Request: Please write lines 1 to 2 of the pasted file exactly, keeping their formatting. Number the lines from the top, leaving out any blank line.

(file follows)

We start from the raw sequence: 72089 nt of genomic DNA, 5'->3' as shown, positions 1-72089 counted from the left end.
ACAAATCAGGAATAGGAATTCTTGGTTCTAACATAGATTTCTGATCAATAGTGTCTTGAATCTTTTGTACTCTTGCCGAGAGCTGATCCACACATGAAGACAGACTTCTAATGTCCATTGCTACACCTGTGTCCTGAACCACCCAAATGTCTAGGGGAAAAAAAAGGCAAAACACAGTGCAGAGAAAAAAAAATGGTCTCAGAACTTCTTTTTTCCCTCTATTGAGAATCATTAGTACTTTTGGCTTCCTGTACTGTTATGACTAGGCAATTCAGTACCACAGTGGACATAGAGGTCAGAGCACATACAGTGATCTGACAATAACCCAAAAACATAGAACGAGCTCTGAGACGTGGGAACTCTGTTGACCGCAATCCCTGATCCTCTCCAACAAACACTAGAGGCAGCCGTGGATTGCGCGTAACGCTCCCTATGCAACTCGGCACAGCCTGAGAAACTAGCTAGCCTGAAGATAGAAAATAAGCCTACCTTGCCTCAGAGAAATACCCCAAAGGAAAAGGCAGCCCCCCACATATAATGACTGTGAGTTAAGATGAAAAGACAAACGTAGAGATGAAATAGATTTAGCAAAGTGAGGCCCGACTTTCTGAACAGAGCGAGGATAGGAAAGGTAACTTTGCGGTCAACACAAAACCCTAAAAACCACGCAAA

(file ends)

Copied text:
We start from the raw sequence: 72089 nt of genomic DNA, 5'->3' as shown, positions 1-72089 counted from the left end.
ACAAATCAGGAATAGGAATTCTTGGTTCTAACATAGATTTCTGATCAATAGTGTCTTGAATCTTTTGTACTCTTGCCGAGAGCTGATCCACACATGAAGACAGACTTCTAATGTCCATTGCTACACCTGTGTCCTGAACCACCCAAATGTCTAGGGGAAAAAAAAGGCAAAACACAGTGCAGAGAAAAAAAAATGGTCTCAGAACTTCTTTTTTCCCTCTATTGAGAATCATTAGTACTTTTGGCTTCCTGTACTGTTATGACTAGGCAATTCAGTACCACAGTGGACATAGAGGTCAGAGCACATACAGTGATCTGACAATAACCCAAAAACATAGAACGAGCTCTGAGACGTGGGAACTCTGTTGACCGCAATCCCTGATCCTCTCCAACAAACACTAGAGGCAGCCGTGGATTGCGCGTAACGCTCCCTATGCAACTCGGCACAGCCTGAGAAACTAGCTAGCCTGAAGATAGAAAATAAGCCTACCTTGCCTCAGAGAAATACCCCAAAGGAAAAGGCAGCCCCCCACATATAATGACTGTGAGTTAAGATGAAAAGACAAACGTAGAGATGAAATAGATTTAGCAAAGTGAGGCCCGACTTTCTGAACAGAGCGAGGATAGGAAAGGTAACTTTGCGGTCAACACAAAACCCTAAAAACCACGCAAA